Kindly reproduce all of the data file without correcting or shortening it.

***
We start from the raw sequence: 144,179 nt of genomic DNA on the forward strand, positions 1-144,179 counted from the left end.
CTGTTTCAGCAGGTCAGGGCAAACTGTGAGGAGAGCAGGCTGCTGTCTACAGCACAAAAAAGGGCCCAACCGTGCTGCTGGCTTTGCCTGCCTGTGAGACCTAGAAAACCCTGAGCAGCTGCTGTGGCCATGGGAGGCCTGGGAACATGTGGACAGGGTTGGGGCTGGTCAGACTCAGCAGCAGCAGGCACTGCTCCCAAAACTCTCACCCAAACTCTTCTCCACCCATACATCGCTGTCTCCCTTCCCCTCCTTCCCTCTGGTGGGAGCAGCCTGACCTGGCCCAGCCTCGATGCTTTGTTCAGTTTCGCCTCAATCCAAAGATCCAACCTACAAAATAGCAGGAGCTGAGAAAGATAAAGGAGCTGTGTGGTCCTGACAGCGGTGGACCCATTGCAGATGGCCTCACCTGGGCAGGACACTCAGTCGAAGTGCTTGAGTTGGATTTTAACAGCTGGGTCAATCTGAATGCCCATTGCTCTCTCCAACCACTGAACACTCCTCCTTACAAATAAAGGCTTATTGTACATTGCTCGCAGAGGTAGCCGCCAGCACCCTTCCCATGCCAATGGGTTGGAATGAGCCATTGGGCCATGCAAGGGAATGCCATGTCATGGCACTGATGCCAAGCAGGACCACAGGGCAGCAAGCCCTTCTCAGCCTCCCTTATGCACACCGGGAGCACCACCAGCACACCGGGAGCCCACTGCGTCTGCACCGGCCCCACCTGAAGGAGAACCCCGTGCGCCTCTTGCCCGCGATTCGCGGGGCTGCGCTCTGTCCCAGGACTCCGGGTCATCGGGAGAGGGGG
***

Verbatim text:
We start from the raw sequence: 144,179 nt of genomic DNA on the forward strand, positions 1-144,179 counted from the left end.
CTGTTTCAGCAGGTCAGGGCAAACTGTGAGGAGAGCAGGCTGCTGTCTACAGCACAAAAAAGGGCCCAACCGTGCTGCTGGCTTTGCCTGCCTGTGAGACCTAGAAAACCCTGAGCAGCTGCTGTGGCCATGGGAGGCCTGGGAACATGTGGACAGGGTTGGGGCTGGTCAGACTCAGCAGCAGCAGGCACTGCTCCCAAAACTCTCACCCAAACTCTTCTCCACCCATACATCGCTGTCTCCCTTCCCCTCCTTCCCTCTGGTGGGAGCAGCCTGACCTGGCCCAGCCTCGATGCTTTGTTCAGTTTCGCCTCAATCCAAAGATCCAACCTACAAAATAGCAGGAGCTGAGAAAGATAAAGGAGCTGTGTGGTCCTGACAGCGGTGGACCCATTGCAGATGGCCTCACCTGGGCAGGACACTCAGTCGAAGTGCTTGAGTTGGATTTTAACAGCTGGGTCAATCTGAATGCCCATTGCTCTCTCCAACCACTGAACACTCCTCCTTACAAATAAAGGCTTATTGTACATTGCTCGCAGAGGTAGCCGCCAGCACCCTTCCCATGCCAATGGGTTGGAATGAGCCATTGGGCCATGCAAGGGAATGCCATGTCATGGCACTGATGCCAAGCAGGACCACAGGGCAGCAAGCCCTTCTCAGCCTCCCTTATGCACACCGGGAGCACCACCAGCACACCGGGAGCCCACTGCGTCTGCACCGGCCCCACCTGAAGGAGAACCCCGTGCGCCTCTTGCCCGCGATTCGCGGGGCTGCGCTCTGTCCCAGGACTCCGGGTCATCGGGAGAGGGGG